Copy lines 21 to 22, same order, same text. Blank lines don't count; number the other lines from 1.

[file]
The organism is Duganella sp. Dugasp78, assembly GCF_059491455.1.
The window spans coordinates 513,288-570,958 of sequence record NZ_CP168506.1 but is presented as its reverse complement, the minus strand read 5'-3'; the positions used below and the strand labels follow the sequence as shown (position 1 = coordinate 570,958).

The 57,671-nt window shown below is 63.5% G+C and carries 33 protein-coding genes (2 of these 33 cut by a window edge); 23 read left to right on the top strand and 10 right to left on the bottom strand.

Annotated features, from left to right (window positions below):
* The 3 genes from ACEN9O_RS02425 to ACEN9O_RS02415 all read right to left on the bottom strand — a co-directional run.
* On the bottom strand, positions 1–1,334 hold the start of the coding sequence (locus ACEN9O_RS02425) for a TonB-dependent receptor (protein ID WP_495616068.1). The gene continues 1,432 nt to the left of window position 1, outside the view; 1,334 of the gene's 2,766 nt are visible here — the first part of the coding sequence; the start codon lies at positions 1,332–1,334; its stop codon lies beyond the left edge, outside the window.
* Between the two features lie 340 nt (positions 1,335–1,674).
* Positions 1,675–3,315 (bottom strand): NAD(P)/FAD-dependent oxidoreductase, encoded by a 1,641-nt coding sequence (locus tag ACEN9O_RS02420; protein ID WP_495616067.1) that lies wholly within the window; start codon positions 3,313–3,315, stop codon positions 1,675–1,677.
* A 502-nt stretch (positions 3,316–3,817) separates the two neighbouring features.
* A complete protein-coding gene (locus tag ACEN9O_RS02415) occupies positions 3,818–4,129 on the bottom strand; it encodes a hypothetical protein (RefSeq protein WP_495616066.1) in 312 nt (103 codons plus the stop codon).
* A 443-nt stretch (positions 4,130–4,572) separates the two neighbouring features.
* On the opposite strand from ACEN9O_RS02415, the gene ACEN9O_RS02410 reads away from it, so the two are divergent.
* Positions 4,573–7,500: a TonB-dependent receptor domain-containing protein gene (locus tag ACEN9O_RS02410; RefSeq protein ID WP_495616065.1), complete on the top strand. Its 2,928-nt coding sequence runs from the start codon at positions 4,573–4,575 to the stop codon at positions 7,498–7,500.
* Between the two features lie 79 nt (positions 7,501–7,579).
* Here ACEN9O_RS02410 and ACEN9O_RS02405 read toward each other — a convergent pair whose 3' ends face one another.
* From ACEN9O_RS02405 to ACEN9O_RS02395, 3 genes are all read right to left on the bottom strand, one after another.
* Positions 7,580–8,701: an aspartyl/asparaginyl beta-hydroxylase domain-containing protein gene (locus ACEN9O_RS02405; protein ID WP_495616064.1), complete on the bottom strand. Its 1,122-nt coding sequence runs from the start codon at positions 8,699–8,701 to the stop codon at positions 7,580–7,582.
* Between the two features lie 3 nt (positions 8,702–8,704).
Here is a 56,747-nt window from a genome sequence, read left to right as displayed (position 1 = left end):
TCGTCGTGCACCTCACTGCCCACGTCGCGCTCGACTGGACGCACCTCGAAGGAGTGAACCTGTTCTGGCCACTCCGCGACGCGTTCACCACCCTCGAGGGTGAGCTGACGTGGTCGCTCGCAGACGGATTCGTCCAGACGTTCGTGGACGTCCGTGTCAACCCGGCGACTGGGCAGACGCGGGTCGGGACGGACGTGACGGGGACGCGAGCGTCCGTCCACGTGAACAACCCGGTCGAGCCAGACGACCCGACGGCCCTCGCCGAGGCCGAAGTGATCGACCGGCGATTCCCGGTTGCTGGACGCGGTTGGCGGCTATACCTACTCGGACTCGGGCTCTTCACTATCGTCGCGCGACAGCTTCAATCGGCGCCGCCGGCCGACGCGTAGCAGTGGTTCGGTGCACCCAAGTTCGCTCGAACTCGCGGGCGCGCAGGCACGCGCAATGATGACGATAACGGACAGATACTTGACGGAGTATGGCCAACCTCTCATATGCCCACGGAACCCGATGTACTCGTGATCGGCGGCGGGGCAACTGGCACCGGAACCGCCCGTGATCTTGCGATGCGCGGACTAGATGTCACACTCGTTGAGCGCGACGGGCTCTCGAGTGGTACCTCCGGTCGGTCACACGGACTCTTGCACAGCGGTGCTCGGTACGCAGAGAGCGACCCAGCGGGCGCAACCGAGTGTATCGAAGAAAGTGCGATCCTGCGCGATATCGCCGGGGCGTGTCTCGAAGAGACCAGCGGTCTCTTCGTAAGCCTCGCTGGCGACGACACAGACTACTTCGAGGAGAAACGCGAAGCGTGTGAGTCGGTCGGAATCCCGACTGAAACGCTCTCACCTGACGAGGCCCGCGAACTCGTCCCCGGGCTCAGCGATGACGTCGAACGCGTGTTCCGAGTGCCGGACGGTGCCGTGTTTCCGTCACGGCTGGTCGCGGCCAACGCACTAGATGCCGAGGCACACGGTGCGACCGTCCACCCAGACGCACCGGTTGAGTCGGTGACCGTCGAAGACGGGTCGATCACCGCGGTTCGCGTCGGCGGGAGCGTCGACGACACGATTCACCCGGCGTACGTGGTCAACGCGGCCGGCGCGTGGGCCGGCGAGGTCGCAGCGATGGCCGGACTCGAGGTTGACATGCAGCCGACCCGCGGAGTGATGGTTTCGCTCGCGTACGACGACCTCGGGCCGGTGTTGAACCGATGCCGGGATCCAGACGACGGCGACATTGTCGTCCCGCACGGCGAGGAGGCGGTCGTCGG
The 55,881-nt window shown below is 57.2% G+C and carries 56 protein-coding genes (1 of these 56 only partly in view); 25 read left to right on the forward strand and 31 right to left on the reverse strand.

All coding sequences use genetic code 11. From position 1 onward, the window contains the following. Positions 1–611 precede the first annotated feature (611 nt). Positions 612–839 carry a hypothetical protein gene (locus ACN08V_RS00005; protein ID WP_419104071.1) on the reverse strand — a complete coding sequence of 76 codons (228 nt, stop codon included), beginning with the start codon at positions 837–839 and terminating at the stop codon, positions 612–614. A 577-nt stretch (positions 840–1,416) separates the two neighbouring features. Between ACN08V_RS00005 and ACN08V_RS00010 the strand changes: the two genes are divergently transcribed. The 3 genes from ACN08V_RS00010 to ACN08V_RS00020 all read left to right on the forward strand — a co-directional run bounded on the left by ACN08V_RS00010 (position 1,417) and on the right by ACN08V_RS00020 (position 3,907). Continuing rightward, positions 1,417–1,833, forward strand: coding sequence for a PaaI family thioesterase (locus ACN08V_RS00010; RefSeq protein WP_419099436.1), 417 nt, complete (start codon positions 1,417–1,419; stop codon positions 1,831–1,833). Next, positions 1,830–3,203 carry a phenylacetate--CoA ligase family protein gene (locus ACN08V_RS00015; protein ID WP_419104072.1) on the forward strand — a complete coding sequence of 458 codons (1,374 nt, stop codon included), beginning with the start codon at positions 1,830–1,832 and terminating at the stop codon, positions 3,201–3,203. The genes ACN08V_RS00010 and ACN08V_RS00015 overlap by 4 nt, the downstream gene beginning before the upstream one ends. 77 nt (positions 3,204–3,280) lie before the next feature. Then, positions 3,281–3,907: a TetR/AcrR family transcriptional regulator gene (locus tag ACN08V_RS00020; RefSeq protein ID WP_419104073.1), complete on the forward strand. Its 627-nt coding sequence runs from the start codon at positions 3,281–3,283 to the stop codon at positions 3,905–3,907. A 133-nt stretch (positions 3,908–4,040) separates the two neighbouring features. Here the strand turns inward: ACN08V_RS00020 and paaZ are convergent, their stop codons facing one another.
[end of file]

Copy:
The 55,881-nt window shown below is 57.2% G+C and carries 56 protein-coding genes (1 of these 56 only partly in view); 25 read left to right on the forward strand and 31 right to left on the reverse strand.

All coding sequences use genetic code 11. From position 1 onward, the window contains the following. Positions 1–611 precede the first annotated feature (611 nt). Positions 612–839 carry a hypothetical protein gene (locus ACN08V_RS00005; protein ID WP_419104071.1) on the reverse strand — a complete coding sequence of 76 codons (228 nt, stop codon included), beginning with the start codon at positions 837–839 and terminating at the stop codon, positions 612–614. A 577-nt stretch (positions 840–1,416) separates the two neighbouring features. Between ACN08V_RS00005 and ACN08V_RS00010 the strand changes: the two genes are divergently transcribed. The 3 genes from ACN08V_RS00010 to ACN08V_RS00020 all read left to right on the forward strand — a co-directional run bounded on the left by ACN08V_RS00010 (position 1,417) and on the right by ACN08V_RS00020 (position 3,907). Continuing rightward, positions 1,417–1,833, forward strand: coding sequence for a PaaI family thioesterase (locus ACN08V_RS00010; RefSeq protein WP_419099436.1), 417 nt, complete (start codon positions 1,417–1,419; stop codon positions 1,831–1,833). Next, positions 1,830–3,203 carry a phenylacetate--CoA ligase family protein gene (locus ACN08V_RS00015; protein ID WP_419104072.1) on the forward strand — a complete coding sequence of 458 codons (1,374 nt, stop codon included), beginning with the start codon at positions 1,830–1,832 and terminating at the stop codon, positions 3,201–3,203. The genes ACN08V_RS00010 and ACN08V_RS00015 overlap by 4 nt, the downstream gene beginning before the upstream one ends. 77 nt (positions 3,204–3,280) lie before the next feature. Then, positions 3,281–3,907: a TetR/AcrR family transcriptional regulator gene (locus tag ACN08V_RS00020; RefSeq protein ID WP_419104073.1), complete on the forward strand. Its 627-nt coding sequence runs from the start codon at positions 3,281–3,283 to the stop codon at positions 3,905–3,907. A 133-nt stretch (positions 3,908–4,040) separates the two neighbouring features. Here the strand turns inward: ACN08V_RS00020 and paaZ are convergent, their stop codons facing one another.